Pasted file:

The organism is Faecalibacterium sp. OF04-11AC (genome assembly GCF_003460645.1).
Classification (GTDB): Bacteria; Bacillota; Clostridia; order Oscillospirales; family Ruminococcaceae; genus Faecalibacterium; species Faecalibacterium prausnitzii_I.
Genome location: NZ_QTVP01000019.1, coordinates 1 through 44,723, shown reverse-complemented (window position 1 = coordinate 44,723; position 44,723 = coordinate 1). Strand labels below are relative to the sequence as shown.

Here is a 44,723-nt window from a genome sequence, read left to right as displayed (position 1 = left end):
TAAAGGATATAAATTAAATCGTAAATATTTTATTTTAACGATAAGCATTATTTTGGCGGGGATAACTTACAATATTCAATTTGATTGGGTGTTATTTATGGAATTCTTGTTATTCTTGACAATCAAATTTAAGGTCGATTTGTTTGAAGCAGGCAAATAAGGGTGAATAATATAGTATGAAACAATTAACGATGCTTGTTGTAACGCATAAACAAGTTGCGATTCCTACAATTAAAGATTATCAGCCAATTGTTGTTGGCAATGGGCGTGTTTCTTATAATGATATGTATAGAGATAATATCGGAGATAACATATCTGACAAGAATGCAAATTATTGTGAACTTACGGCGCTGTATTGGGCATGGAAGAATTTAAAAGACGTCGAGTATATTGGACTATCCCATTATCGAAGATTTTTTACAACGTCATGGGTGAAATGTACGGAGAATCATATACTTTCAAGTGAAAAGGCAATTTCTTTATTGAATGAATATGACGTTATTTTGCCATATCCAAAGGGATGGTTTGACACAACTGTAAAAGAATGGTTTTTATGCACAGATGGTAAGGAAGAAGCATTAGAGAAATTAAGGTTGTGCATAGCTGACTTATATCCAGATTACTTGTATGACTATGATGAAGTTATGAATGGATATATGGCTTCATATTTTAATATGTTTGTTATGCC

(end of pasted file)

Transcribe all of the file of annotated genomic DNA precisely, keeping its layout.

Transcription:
The organism is Faecalibacterium sp. OF04-11AC (genome assembly GCF_003460645.1).
Classification (GTDB): Bacteria; Bacillota; Clostridia; order Oscillospirales; family Ruminococcaceae; genus Faecalibacterium; species Faecalibacterium prausnitzii_I.
Genome location: NZ_QTVP01000019.1, coordinates 1 through 44,723, shown reverse-complemented (window position 1 = coordinate 44,723; position 44,723 = coordinate 1). Strand labels below are relative to the sequence as shown.

Here is a 44,723-nt window from a genome sequence, read left to right as displayed (position 1 = left end):
TAAAGGATATAAATTAAATCGTAAATATTTTATTTTAACGATAAGCATTATTTTGGCGGGGATAACTTACAATATTCAATTTGATTGGGTGTTATTTATGGAATTCTTGTTATTCTTGACAATCAAATTTAAGGTCGATTTGTTTGAAGCAGGCAAATAAGGGTGAATAATATAGTATGAAACAATTAACGATGCTTGTTGTAACGCATAAACAAGTTGCGATTCCTACAATTAAAGATTATCAGCCAATTGTTGTTGGCAATGGGCGTGTTTCTTATAATGATATGTATAGAGATAATATCGGAGATAACATATCTGACAAGAATGCAAATTATTGTGAACTTACGGCGCTGTATTGGGCATGGAAGAATTTAAAAGACGTCGAGTATATTGGACTATCCCATTATCGAAGATTTTTTACAACGTCATGGGTGAAATGTACGGAGAATCATATACTTTCAAGTGAAAAGGCAATTTCTTTATTGAATGAATATGACGTTATTTTGCCATATCCAAAGGGATGGTTTGACACAACTGTAAAAGAATGGTTTTTATGCACAGATGGTAAGGAAGAAGCATTAGAGAAATTAAGGTTGTGCATAGCTGACTTATATCCAGATTACTTGTATGACTATGATGAAGTTATGAATGGATATATGGCTTCATATTTTAATATGTTTGTTATGCC